So, does Lord Carey think the “News of the World” was right that exposure of Max Mosley’s private likes and habits is “in the public interest”?


David Davis

I want humans to become better people, and I want them to want to be that thing. I want them to not have to want to read scurrilous crap, about the sexual leanings of other people, printed by “news papers”. That they want this stuff merely opens doors for supposed “moralists”, which is to say:- stalinists in disguise, to operate controls. My objective is best served by freeing education from the State’s control. Search many earlier posts about education here.

Now, I wouldn’t so sado-masochism if you paid me. (Nor “oral” sex for that matter, whatever that strange and tautologous concept might be.) Or to be spanked, like poor old Sir Max Mosley, in a sexual context? Nah. The “News of the World” , described as a “news paper”, thinks that one person’s private delights ought to be displayed “in the public interest”. Yet, a person described as a “retired archbishop” (does he stop believing in God then, when he “retires” – a strange this for a “man of God” to do, I would have thought…retire?) thinks that such “news papers” ought to be allowed to go on supplying suppurating pus for people, robbed by the State of the ability to make informed judgements, to drink.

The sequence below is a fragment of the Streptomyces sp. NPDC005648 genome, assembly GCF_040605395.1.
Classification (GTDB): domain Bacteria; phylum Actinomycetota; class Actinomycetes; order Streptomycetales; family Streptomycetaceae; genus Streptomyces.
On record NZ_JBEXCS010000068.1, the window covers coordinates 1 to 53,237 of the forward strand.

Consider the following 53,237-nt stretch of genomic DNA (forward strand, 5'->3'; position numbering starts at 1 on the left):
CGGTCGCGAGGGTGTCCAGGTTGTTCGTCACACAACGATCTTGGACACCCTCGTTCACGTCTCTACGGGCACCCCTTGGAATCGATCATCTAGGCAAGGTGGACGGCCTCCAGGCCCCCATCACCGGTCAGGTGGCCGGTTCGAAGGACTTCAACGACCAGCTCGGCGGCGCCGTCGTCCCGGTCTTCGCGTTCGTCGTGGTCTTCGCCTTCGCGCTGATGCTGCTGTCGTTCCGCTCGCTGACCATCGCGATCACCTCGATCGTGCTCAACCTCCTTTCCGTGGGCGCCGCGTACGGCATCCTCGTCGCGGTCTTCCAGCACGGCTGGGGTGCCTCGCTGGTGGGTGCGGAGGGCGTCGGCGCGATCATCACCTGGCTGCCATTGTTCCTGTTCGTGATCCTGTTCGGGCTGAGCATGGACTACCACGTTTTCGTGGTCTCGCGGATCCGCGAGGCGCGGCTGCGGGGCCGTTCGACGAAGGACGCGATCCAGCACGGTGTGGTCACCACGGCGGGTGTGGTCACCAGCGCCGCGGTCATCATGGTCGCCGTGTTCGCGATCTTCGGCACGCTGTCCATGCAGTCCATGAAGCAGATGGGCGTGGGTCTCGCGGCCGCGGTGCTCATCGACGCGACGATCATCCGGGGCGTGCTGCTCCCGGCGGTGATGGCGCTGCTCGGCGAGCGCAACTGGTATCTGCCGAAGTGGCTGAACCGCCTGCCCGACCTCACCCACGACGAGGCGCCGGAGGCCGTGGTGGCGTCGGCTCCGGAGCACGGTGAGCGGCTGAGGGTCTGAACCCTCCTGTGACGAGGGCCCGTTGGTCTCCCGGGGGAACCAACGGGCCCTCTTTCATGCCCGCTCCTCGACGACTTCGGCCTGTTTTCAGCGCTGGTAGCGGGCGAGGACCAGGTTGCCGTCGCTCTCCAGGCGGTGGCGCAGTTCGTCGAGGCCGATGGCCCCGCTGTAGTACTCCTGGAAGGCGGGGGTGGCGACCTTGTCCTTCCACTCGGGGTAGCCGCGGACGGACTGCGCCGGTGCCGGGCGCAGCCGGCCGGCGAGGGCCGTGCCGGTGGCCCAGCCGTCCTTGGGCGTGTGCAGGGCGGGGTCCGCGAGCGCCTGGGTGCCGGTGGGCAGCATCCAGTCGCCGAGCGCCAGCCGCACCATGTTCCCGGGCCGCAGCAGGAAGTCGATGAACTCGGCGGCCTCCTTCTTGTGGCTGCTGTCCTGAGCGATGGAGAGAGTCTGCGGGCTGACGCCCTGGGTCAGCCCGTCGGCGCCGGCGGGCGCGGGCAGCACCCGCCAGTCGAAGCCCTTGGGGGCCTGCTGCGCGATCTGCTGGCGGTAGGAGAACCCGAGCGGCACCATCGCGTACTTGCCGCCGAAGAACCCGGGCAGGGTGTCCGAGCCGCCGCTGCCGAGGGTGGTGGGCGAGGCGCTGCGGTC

I’m not so sure as “Lord” Carey is.

People’s sexual and fetish habits become the property of others in a society where other people have nothing better to do than to want to know about them, for (what is called in Liverpool) “a laff”. This comes about because all other ways to stimulate the brain and mind, such as reading 1950s engineering textbooks on lathe operation, or practising with a reproduction Long-Bow, or learning how to build and drive a computer-aided 5-axis-milling-machine, have been taped off.

It is also reasonable to suppose that what someone wants to get up to in his (or her) bedroom, with or without one – or many – girls (or men) to help, and whether these are paid to help or not, is his (or her) private business. It was obvious to a child of six that a “public interest” defence by the NoW would fail.

Even in a free market, I for one would prefer that “there is no market in the gap” for stories like this, notwitstanding that I would make _no law_ to make publishing them an offence. I would, as I said, prefer that _people_ should find them both uninteresting and intrusional, such that there would be no reason for a “news paper” to publish such a thing.

The solution of course is better people. Perhaps we  libertarians will also have to dissolve them and elect another? Perhaps revolution is harder than it looks?

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One response to “So, does Lord Carey think the “News of the World” was right that exposure of Max Mosley’s private likes and habits is “in the public interest”?

  1. “Better people”? Hmm.